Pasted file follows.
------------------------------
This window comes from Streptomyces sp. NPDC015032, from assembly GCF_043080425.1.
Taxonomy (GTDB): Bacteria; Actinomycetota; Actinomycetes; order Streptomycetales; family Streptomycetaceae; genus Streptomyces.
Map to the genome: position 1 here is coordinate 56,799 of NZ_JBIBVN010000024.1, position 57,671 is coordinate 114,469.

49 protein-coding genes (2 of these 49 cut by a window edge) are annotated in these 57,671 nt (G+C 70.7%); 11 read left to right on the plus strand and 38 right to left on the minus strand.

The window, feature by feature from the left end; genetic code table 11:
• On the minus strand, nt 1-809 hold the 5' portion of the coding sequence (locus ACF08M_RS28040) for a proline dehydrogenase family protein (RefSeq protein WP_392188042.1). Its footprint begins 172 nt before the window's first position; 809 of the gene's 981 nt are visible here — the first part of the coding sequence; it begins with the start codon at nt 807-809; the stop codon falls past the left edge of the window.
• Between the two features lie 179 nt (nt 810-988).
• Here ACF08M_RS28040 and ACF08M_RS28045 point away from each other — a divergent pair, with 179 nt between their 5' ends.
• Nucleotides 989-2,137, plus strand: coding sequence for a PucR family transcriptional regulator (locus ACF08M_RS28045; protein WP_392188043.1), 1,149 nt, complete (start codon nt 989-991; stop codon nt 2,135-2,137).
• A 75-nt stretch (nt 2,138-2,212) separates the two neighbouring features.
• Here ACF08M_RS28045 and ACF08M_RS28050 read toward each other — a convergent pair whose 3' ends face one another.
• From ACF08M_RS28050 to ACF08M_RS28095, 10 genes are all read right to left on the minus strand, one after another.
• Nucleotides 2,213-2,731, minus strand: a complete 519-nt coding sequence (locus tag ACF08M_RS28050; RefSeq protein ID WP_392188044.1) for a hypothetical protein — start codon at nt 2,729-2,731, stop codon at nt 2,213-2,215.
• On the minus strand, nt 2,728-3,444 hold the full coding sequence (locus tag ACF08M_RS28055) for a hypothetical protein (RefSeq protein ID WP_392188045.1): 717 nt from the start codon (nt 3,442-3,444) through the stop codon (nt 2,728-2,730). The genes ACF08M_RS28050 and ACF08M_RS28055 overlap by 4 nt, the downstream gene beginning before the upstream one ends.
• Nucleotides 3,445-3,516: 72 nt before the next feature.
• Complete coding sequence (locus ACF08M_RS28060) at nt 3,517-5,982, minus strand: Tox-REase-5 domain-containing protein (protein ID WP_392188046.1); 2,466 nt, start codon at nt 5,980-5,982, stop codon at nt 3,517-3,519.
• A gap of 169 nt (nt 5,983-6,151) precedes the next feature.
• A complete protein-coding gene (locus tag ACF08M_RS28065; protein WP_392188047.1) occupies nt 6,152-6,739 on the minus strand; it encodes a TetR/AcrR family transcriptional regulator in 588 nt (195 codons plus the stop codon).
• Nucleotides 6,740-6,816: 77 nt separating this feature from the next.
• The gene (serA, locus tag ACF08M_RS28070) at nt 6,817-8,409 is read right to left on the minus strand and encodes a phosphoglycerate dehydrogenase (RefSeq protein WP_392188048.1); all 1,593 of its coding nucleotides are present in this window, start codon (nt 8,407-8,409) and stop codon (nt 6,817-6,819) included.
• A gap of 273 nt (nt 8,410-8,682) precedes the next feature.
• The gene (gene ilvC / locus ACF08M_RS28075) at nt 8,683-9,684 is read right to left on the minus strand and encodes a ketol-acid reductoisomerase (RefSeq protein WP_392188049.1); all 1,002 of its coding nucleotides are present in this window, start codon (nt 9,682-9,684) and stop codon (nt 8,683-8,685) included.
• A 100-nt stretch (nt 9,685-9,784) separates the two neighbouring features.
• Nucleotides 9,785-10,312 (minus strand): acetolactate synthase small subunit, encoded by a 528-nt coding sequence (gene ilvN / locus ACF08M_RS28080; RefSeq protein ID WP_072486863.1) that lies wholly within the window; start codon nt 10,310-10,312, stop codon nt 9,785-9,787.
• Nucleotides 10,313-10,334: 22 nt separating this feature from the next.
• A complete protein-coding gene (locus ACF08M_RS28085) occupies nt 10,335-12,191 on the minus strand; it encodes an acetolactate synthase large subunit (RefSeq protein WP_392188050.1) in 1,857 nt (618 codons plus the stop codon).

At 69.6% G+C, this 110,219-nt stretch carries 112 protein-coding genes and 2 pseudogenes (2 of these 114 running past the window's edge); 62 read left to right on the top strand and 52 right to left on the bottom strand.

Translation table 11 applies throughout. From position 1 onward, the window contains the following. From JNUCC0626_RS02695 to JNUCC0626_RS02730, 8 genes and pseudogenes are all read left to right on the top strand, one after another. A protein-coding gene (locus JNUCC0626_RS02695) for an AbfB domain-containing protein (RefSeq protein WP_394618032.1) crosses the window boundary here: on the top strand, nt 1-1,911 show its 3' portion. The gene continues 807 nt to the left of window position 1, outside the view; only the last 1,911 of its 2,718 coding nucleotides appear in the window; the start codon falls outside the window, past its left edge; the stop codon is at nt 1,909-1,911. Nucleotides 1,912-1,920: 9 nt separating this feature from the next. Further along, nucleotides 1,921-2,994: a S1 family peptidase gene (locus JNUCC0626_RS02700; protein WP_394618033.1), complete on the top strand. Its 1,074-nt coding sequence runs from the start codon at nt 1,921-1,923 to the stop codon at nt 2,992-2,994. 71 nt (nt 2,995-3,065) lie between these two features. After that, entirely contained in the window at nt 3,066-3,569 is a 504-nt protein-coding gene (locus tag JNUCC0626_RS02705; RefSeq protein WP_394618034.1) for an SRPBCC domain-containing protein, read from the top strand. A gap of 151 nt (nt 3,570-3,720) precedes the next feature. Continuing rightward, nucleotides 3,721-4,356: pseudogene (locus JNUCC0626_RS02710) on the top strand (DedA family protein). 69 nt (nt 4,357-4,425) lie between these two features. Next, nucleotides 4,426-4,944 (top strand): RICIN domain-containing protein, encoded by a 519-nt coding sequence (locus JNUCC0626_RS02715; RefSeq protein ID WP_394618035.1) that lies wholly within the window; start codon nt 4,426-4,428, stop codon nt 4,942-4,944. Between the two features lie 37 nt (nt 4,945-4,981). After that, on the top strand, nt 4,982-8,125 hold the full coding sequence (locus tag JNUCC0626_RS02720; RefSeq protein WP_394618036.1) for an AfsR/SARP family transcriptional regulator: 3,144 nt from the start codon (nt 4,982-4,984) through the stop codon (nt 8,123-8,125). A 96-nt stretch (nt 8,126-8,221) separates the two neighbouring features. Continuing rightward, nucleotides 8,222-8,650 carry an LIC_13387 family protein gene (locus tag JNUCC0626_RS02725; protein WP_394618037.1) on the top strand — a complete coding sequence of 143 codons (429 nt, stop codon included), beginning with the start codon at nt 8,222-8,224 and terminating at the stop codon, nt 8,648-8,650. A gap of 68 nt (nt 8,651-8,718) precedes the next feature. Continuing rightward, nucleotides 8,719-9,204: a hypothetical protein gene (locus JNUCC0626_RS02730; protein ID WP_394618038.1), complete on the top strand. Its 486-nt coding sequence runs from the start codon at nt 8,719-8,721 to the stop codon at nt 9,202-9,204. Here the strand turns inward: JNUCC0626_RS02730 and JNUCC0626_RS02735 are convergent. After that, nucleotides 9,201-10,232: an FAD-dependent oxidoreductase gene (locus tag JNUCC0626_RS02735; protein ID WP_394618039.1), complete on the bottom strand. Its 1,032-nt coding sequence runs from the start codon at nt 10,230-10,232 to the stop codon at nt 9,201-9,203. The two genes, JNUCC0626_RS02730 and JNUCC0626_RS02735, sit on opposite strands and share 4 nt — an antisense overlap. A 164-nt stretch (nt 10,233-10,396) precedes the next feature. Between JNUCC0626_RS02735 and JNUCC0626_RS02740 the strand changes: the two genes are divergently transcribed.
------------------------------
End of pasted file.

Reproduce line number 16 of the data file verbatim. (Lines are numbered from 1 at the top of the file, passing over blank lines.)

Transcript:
• Complete coding sequence (locus ACF08M_RS28060) at nt 3,517-5,982, minus strand: Tox-REase-5 domain-containing protein (protein ID WP_392188046.1); 2,466 nt, start codon at nt 5,980-5,982, stop codon at nt 3,517-3,519.